How does this fit in with the menopause? 

Well, oestrogen and testosterone are well-established regulators of both the gut tissue environment and the gut microbiome. In the perimenopause, oestrogen levels fluctuate and ultimately decrease and in the menopause and postmenopause oestrogen levels are low and stay low. Testosterone levels slowly fall from our 30s. Plus, the activity of hormones is influenced by the microbiome

How? Well, in addition to the gut being responsible for the digestion and absorption of key nutrients, it is also one of many places in the body where your hormones are processed and excreted – making the health of your gut and its functionality particularly important during perimenopause and menopause.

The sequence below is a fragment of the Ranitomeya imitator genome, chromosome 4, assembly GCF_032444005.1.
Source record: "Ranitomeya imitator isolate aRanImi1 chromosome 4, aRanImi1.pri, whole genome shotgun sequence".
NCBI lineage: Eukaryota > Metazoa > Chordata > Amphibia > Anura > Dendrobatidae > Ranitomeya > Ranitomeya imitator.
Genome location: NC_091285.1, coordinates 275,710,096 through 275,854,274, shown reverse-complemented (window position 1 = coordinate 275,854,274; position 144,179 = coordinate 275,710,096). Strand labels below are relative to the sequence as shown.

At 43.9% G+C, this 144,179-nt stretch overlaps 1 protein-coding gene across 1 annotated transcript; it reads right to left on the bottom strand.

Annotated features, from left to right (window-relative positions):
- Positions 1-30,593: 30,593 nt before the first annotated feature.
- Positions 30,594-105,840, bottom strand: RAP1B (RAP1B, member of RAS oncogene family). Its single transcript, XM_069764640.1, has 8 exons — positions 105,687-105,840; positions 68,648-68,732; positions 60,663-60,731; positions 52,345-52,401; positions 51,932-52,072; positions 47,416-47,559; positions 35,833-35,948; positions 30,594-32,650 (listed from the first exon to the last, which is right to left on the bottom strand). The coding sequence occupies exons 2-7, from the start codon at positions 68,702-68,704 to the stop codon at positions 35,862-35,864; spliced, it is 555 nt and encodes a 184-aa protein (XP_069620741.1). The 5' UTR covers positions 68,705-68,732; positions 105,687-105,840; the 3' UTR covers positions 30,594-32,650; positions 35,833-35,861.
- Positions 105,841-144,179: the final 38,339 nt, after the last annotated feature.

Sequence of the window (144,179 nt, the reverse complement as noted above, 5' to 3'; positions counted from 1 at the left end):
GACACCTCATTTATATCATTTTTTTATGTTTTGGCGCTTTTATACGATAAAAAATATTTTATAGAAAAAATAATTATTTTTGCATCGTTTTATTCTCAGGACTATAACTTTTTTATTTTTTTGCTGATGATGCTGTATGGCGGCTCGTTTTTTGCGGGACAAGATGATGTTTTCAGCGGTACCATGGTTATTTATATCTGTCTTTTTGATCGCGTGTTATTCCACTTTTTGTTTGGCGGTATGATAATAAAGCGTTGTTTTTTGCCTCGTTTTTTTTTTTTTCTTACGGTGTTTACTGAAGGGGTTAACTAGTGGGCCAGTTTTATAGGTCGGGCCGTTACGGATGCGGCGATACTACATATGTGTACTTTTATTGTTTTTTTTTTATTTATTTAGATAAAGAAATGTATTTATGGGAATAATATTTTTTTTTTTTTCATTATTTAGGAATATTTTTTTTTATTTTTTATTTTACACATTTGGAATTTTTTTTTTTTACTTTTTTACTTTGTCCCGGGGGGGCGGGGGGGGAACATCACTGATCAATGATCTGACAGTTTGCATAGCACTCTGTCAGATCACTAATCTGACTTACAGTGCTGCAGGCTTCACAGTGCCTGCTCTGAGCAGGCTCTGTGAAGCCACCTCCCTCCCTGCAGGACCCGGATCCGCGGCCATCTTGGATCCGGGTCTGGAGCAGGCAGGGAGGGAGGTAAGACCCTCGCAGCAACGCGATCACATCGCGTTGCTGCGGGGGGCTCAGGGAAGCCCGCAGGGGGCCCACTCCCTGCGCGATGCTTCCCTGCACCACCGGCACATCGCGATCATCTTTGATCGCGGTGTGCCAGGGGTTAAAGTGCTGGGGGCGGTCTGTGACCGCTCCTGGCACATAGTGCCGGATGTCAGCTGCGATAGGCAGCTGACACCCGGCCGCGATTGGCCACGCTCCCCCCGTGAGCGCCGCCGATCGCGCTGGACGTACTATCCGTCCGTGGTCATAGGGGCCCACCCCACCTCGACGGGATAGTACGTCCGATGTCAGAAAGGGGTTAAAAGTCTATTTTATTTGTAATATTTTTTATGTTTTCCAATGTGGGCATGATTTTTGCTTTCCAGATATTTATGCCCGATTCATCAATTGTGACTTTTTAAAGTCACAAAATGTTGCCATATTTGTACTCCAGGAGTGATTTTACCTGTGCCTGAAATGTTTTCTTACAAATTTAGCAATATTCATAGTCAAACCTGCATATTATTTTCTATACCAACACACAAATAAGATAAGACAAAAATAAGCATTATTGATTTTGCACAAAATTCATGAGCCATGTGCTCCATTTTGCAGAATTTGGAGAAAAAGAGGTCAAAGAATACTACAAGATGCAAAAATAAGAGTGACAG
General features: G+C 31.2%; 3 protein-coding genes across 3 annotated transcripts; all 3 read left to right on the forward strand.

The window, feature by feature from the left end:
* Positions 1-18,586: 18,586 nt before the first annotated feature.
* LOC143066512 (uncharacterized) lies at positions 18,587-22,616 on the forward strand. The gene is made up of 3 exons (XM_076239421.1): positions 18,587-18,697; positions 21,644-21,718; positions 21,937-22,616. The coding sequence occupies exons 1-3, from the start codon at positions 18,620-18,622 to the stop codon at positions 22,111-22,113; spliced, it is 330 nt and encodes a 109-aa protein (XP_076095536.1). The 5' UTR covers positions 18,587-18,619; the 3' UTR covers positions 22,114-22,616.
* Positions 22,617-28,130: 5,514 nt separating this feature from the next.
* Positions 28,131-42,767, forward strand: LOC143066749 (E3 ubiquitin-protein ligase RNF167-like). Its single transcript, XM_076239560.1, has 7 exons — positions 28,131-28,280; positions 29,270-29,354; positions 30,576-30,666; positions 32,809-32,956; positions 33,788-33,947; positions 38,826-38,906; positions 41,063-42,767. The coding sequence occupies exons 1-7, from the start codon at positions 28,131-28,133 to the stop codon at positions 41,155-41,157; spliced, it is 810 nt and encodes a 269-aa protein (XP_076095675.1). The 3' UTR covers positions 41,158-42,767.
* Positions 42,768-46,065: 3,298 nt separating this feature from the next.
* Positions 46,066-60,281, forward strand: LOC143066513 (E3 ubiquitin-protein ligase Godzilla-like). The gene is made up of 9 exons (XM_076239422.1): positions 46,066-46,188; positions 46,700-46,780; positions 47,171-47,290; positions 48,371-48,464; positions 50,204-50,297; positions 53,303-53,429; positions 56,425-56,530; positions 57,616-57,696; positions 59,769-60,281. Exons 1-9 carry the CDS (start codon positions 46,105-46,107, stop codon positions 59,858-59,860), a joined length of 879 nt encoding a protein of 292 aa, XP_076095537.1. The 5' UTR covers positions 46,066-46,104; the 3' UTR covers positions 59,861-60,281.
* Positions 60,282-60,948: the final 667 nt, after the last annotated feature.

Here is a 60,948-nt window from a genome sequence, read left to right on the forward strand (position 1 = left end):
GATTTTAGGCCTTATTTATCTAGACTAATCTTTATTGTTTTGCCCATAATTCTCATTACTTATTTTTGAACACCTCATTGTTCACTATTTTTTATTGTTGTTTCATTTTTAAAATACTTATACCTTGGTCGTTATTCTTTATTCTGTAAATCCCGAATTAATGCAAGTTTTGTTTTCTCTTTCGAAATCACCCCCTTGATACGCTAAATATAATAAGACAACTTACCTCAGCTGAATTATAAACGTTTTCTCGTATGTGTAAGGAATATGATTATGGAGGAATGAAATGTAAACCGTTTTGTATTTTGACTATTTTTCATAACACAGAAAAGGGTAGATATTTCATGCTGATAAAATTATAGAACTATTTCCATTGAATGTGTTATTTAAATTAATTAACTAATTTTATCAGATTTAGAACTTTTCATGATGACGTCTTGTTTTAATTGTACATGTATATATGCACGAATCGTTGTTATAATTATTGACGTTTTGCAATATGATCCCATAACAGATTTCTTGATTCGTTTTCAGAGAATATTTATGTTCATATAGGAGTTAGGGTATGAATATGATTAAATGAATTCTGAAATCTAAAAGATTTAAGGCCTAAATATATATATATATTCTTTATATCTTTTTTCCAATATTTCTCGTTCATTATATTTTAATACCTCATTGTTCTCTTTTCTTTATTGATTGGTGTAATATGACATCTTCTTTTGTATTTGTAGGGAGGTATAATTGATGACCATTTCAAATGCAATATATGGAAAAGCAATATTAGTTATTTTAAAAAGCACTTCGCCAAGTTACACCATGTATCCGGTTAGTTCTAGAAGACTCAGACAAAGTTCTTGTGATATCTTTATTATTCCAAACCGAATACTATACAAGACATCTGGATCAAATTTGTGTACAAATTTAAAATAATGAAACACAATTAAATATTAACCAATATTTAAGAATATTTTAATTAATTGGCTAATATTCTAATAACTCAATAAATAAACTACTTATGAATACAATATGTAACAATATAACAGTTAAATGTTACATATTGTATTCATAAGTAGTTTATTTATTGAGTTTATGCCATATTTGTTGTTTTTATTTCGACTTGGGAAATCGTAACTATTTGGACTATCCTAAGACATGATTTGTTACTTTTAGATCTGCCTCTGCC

The science behind gut health and menopause

The estrobolome (pronounced istr-OBB-uh-lome) is a collection of bacteria in our gut that plays a key role in processing and modulating oestrogen. Ovaries produce oestrogens and they can travel around the body in an activated form. To clear oestrogens from our body, they are deactivated by the liver and removed through the bile duct and then into our gut and eventually our faeces (poo!). For conversion of oestrogens to the activated form, an enzyme called beta-glucuronidase is required and this can be secreted by microbes and so oestrogens can be ‘recycled’ – instead of losing them in our poo, they can be reactivated by the estrobolome. It is interesting that other hormones such as progestogens can be recycled in the same way.  The activation of oestrogen in the gut means that there is more oestrogen to, for example, help in gut repair. There is some evidence to suggest that this activity could also play a key role in influencing oestrogen activity outside the gut after the menopause – for example in the cardiovascular system and brain.